Nearly two weeks after topping the Wolves to win its first IAC Small School championship in four decades, Newfield and Union Springs found themselves sharing the hardwood with one another once again on March 4 with a chance to play for the Section IV Class C title. This time around, though, it was the Wolves who got the best of the Trojans, winning the semifinal matchup 52–46 this past Wednesday at SUNY Cortland.
Newfield head coach Brandon Steinorth said the effort by his team was present throughout the game, but it was ultimately missed opportunities on the offensive end that led to the team’s defeat.
“I thought we worked hard tonight. Sometimes you just get beat,” Steinorth said. “Shots that have gone in other nights rolled around the basket and popped out. And credit to them. Union Springs played really, really well. When you’re going through scenarios of how it could go wrong, one is if we shoot poorly and finish poorly, and they shoot well, sometimes it’s just that easy.”
Just like the conference championship game, the Wolves leaped out to an early lead at 8–1 through the first two and a half minutes or so. However, Newfield picked up the offensive pace soon enough, outscoring its opponent 12–2 through the rest of the quarter. After Kelly Moravec pulled the Trojans within a point with a three-pointer, Maura Wood-Ellis converted a layup with less than two minutes left to give the squad its first lead of the game at 11–10. Kelly, who scored 11 of the team’s 13 points in the quarter, would knock down a pair of free throw attempts with under a minute to go to put Newfield up by three heading into the second quarter.
Layups from Renee Park and Grace Perkins regained the lead for Union Springs at 14–13 to begin the quarter. Katie Moravec tilted the score back in Newfield’s favor with a mid-range jumper and a layup, forcing the Wolves to call a timeout down 17–14 with about two minutes shaved off the clock.
Both squads swapped buckets following the timeout as the Trojans led by just one at 19–18. Katie bumped that lead up to four with a trey, though, and Jenna Goodwin made it a five-point lead after going one-for-two at the charity stripe. Katie scored nine of Newfield’s 10 points in the quarter.
However, the Wolves would claw back and make it a one-possession game again thanks to layups from Payton Gilbert and Park. At halftime, Newfield held a 23-22 advantage over Union Springs.
The Wolves clamped down on defense to start the second half, only allowing the Trojans to convert one field goal in the third quarter.
Steinorth said the Wolves excelled at clogging up traffic down low during the quarter.
“We like to get to the rim, and that’s no mystery to anybody,” he said. “I thought in the third quarter Union Springs really buckled down and made it hard for us. Look, when you throw a brick wall into the paint, then you need to start hitting shots. Again, we took good shots tonight ... but they just didn’t fall for us.”
Union Springs retook the lead thanks to its stifling defensive effort, though the Wolves only led 37–32 at the end of the quarter as the Trojans were able to keep themselves within striking distance thanks to some clutch free throw shooting.
“Truthfully, when I watched the video of the IAC game, they took a lot of good shots that night that just rimmed out,” Steinorth said. “Tonight, they went in.”
Newfield kept the deficit at five points through the first two minutes of the fourth quarter. However, Danielle Waldron scored on back-to-back possessions – first on a layup while drawing a foul (she missed the free throw attempt), and then on a mid-range jump shot, which brought Union Spring’s lead to nine points.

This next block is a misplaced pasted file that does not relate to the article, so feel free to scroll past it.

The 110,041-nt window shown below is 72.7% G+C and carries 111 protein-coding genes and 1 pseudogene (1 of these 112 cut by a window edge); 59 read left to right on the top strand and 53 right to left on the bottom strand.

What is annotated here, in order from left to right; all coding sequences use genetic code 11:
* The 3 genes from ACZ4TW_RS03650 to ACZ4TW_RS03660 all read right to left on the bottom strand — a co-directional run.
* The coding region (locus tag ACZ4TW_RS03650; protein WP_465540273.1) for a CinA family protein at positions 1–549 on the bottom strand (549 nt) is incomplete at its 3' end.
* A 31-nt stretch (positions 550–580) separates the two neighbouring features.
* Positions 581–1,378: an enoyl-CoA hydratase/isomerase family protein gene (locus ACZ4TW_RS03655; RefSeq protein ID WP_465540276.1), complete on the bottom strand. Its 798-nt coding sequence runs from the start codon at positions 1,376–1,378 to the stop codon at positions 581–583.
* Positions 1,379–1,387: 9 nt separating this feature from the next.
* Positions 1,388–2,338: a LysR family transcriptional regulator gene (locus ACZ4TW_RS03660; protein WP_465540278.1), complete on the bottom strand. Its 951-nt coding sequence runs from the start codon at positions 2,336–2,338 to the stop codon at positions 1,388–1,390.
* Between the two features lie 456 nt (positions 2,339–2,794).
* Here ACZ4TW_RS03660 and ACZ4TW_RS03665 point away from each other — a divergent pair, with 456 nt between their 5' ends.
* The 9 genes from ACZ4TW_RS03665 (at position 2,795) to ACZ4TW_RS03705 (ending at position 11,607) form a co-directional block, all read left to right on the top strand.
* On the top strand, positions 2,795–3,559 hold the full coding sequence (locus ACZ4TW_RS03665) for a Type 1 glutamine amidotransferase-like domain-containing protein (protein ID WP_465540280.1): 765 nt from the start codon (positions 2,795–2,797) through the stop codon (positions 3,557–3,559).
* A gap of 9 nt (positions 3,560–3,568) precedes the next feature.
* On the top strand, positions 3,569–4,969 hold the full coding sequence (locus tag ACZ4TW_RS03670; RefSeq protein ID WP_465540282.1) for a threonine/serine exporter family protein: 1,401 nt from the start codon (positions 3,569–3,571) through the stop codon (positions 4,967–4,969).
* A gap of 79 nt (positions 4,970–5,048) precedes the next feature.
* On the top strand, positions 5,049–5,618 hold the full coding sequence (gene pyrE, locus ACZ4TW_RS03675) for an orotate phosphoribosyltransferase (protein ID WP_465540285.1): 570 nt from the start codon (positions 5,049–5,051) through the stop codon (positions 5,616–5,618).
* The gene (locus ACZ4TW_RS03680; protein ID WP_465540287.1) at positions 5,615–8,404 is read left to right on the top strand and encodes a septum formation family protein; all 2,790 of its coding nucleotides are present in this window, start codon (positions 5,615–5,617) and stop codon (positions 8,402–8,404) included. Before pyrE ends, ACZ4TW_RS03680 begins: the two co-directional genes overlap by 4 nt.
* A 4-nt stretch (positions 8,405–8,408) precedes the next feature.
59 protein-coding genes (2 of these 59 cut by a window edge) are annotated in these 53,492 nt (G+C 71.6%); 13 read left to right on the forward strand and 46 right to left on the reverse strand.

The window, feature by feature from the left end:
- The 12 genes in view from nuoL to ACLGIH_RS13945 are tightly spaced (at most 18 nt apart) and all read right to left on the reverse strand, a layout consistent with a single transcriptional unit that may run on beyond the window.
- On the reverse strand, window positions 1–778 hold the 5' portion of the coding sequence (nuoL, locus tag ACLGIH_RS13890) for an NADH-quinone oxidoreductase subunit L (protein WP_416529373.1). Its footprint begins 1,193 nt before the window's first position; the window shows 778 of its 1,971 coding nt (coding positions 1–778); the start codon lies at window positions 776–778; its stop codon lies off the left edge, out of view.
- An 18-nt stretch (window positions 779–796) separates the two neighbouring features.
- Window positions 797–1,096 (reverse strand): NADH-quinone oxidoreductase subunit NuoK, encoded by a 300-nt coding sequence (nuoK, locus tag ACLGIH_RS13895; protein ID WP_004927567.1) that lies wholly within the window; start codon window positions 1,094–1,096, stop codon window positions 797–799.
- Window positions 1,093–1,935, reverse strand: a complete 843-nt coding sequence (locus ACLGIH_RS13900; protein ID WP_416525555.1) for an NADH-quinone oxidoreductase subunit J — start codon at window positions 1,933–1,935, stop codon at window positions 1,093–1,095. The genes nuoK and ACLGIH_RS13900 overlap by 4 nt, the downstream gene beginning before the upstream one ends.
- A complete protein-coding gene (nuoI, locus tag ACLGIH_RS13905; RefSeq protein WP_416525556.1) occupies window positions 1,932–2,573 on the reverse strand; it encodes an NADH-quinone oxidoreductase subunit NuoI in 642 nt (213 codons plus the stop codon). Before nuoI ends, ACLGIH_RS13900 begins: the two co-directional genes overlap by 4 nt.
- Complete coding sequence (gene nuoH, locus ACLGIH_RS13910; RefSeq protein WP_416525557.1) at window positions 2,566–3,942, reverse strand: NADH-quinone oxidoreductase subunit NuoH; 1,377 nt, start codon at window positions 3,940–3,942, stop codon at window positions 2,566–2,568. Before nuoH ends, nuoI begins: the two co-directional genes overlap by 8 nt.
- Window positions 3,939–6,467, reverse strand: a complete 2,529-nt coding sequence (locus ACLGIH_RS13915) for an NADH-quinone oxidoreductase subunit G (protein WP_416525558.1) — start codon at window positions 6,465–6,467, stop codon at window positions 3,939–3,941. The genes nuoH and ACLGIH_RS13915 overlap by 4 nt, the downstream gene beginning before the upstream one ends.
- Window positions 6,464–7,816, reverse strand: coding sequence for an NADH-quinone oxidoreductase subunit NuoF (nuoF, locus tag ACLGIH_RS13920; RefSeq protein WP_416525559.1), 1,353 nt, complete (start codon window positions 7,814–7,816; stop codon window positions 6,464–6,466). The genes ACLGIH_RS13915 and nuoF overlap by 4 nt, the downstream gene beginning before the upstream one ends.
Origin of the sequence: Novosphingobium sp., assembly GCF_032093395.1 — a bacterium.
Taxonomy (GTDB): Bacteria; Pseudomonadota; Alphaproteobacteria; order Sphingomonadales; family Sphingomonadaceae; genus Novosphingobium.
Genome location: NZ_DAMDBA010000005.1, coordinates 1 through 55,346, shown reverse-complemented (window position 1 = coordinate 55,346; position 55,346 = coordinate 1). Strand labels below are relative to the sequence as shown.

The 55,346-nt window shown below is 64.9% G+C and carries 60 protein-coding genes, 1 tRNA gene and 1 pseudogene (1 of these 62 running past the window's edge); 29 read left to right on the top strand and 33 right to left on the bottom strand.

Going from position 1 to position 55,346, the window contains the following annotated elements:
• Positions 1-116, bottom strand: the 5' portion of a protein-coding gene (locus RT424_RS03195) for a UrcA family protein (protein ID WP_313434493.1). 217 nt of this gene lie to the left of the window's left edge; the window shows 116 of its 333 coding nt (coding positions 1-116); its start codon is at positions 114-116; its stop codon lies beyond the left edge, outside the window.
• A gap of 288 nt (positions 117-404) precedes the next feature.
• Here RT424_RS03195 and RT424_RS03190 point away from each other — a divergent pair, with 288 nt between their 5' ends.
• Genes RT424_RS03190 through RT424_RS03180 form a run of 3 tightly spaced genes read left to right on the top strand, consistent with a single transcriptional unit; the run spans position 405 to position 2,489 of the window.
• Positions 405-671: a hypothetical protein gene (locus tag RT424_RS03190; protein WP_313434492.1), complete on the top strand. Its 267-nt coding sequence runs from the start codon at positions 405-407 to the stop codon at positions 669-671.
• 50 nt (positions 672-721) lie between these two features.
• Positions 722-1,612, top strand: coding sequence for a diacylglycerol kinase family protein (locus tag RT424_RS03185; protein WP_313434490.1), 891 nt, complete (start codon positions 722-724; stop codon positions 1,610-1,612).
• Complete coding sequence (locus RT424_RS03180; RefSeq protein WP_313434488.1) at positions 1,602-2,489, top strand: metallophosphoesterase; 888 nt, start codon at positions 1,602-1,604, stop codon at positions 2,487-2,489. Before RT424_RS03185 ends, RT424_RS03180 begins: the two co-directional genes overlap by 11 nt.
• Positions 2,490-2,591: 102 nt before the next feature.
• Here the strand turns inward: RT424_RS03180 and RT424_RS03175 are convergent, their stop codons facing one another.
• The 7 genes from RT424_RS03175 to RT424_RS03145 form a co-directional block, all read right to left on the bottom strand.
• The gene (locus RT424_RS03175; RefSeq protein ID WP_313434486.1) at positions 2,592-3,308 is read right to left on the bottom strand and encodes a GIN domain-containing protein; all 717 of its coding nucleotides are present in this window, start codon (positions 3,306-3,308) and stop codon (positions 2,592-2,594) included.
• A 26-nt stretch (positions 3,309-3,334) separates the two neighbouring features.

With the lead still at nine points at 47–38 past the halfway point of the quarter, Goodwin swiped a pass on defense and drove down court where she was fouled on her way up to making a layup. Goodwin was unable to complete the three-point play as Newfield trailed by seven. Wood-Ellis went to the line about 30 seconds later, where she converted one of two attempts to make it a six-point contest with under three minutes left.
After Waldron laid in a pass from Park to elevate the lead to 49–41, Katie was fouled and went to the line and made both free throw attempts to shrink the deficit back down to six with less than a minute to go.
Union Spring’s Kailey Kalet was fouled with about 30 seconds left and made one of two free throws to bring the score to 50–44. Katie bucketed a three on the Trojans’ next possession with about 17 seconds to go to make it a four-point game, but that was as close Newfield was able to come as Union Springs held on for the six-point victory.
Katie scored a game-high 18 points. She also tallied six rebounds and a blocked shot. Kelly scored 12 points, rebounded four shots and blocked two more. Goodwin scored eight points and secured a pair of rebounds. Wood-Ellis scored six points, assisted on two shots and brought down a game-high 14 rebounds. Tatiyana Smith dished out two assists and collected seven rebounds.
Union Springs moved on to play Unatego in the finals this past Saturday. Unatego won the championship by the score of 42–26.
Even though the team’s season has come to an end, Steinorth said his players should be proud of what they were able to achieve this season.
“There are two sides of it. Number one, this group of ladies accomplished something that no one in Newfield had accomplished in 40 years. They won a conference championship,” he said. “No one gets to take that away from them. ... On the flip side, the one bonus of all this is now you left something on the table to accomplish next [year]. You now left something that hasn’t been accomplished in 41 years – sectional title – and you have reason to lick your wounds and to get out there and work hard to see if you can pull this off next year, because there’s a lot of them are coming back.”